Training New Content Area Secondary Teachers to Teach Literacy: The University/public School Partnership

Article excerpt

A high number of secondary students struggle with literacy. This adolescent literacy educational crisis affects students after they graduate both in college and in their employment. One resolution for this problem is to train secondary content area preservice teachers in strategies for literacy. Colorado State University developed a university literacy course for secondary preservice teachers using a university/public school partnership. Preservice teachers attended a large weekly lecture, a small weekly recitation class where they learned literacy strategies, and then practiced these strategies in a junior high classroom with students weekly. Course attendants answered questionnaires both before and after the course, and it was found that students highly overestimated their understanding of literacy strategies before the course.

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Teaching students to read above a basic level, and with deeper comprehension and understanding, has been a critical national problem for many years. Too often, the focus is on elementary students, but the percentage of secondary students struggling with reading is just as grim. According to the National Assessment of Educational Progress (NAEP), only thirty-one percent of the United State's eighth grade students, and almost the same percentage of twelfth graders, meet the NAEP reading proficiency standard of their grade level (Perie & Donohue, 2005). This percentage translates into an enormous number of secondary students in our country who struggle with reading. The Washington-based education policy research and advocacy group Alliance for Excellent Education estimates that a total of 6 million middle and high school students are unable to read at an acceptable level (Aratani, 2006). Since the reading levels of America's seventeen-year-olds have shown no improvement at all from 1971 to 2004, this is a continuing and dire literacy crisis in the nation's schools (NCES, 2004). Lack of literacy skills affects students critically later in life, and studies show that students struggle after high school both in employment and in college (Adelman, 2006).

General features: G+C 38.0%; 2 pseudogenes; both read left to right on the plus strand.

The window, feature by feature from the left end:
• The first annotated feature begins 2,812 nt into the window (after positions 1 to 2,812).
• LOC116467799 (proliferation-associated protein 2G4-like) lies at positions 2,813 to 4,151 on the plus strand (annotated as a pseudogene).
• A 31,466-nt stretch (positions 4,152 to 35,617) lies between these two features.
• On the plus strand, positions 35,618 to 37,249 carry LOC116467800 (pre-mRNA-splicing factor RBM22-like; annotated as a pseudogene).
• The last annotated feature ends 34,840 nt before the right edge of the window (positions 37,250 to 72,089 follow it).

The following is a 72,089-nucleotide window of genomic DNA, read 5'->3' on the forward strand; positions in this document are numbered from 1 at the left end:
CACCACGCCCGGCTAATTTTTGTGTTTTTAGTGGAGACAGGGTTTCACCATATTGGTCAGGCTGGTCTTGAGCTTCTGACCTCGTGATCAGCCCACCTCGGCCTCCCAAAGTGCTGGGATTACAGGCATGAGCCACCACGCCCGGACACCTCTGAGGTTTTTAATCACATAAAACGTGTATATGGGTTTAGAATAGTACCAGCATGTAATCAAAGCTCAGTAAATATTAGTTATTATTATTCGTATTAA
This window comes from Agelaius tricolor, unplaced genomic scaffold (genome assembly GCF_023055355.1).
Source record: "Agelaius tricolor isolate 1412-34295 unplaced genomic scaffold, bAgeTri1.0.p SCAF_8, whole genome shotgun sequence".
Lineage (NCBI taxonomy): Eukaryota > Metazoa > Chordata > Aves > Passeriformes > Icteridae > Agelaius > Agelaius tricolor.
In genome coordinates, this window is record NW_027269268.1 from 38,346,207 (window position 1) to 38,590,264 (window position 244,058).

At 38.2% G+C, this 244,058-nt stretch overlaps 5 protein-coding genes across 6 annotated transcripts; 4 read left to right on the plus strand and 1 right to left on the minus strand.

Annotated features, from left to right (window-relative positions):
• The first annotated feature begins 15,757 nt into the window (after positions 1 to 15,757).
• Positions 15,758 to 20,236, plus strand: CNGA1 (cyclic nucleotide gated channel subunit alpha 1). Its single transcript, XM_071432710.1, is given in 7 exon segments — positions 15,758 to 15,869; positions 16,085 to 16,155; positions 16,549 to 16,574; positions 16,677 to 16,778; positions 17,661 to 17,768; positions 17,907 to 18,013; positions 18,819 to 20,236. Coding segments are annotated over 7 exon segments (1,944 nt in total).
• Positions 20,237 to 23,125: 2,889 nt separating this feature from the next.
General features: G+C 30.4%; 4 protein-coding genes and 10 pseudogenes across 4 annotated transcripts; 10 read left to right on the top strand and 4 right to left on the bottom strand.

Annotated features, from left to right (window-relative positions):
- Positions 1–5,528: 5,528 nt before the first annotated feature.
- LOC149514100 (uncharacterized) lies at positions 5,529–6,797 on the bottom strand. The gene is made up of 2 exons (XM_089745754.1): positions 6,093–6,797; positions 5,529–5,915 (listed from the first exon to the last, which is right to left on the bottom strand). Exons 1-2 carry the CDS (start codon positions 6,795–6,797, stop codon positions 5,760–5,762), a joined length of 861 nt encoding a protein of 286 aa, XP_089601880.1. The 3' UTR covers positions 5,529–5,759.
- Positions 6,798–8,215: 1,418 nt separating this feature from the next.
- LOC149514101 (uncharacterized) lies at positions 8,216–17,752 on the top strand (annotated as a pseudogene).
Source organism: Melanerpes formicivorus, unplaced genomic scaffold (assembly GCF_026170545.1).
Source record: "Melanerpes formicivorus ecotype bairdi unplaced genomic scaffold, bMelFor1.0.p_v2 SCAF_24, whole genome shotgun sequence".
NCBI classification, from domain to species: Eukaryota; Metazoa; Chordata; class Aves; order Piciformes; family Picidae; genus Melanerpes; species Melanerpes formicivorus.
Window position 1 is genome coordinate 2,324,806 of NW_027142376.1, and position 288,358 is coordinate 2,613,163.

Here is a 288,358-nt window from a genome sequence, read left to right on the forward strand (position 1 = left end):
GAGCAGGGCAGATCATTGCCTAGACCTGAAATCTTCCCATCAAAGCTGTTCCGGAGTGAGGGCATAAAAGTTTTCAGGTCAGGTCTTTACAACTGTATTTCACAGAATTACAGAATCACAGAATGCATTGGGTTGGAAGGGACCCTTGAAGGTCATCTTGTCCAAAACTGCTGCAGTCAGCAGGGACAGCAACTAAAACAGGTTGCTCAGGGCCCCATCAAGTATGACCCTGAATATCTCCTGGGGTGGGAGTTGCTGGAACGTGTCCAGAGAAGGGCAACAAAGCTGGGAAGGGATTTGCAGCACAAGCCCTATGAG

To help close this serious gap in literacy, students in teacher licensure programs (referred to as preservice teachers) who are not planning to be reading teachers, but will be teaching social studies, math, science or history, must be given more intensive education for teaching literacy. Teacher preparation is the key to reforming current practices (Biancarosa & Snow, 2004; Darling-Hammond & Young, 2002; Kanstoroom & Finn, 1999; Levine, 2006). There have been numerous evaluations and critiques of teacher preparation programs, and there have been many calls for change. According to Kanstroom and Finn (1999), teacher training has often been characterized by process, with the majority of the focus being on "seat time, repetitive educational methods courses, and heavy doses of educational theory." In the second of his series of three policy reports, Levine (2006) critically examined teacher preparation programs around the country and outlined recommendations for strengthening teacher education, as well as criteria for excellence in teacher education programs. Incorporating both scholars and expert practitioners in the planning, teaching, and assessment stages is one critical aspect for excellence in teacher education programs (Levine, 2006). Preservice students and alumni are often critical of courses taught by instructors who are not current or recent practitioners (Levine, 2006). A common criticism of alumni of teacher preparation programs is the "desire for more, longer, earlier, and better-integrated field work experiences (Levine, 2006). It is not surprising that praise for teacher education programs was found to come from those who had spent greater time in the schools from the very beginning of their preparation programs, rather than merely spending time in college courses.

Teachers are often reluctant to include literacy improvement activities as goals in secondary content area classrooms (Alger, 2007). …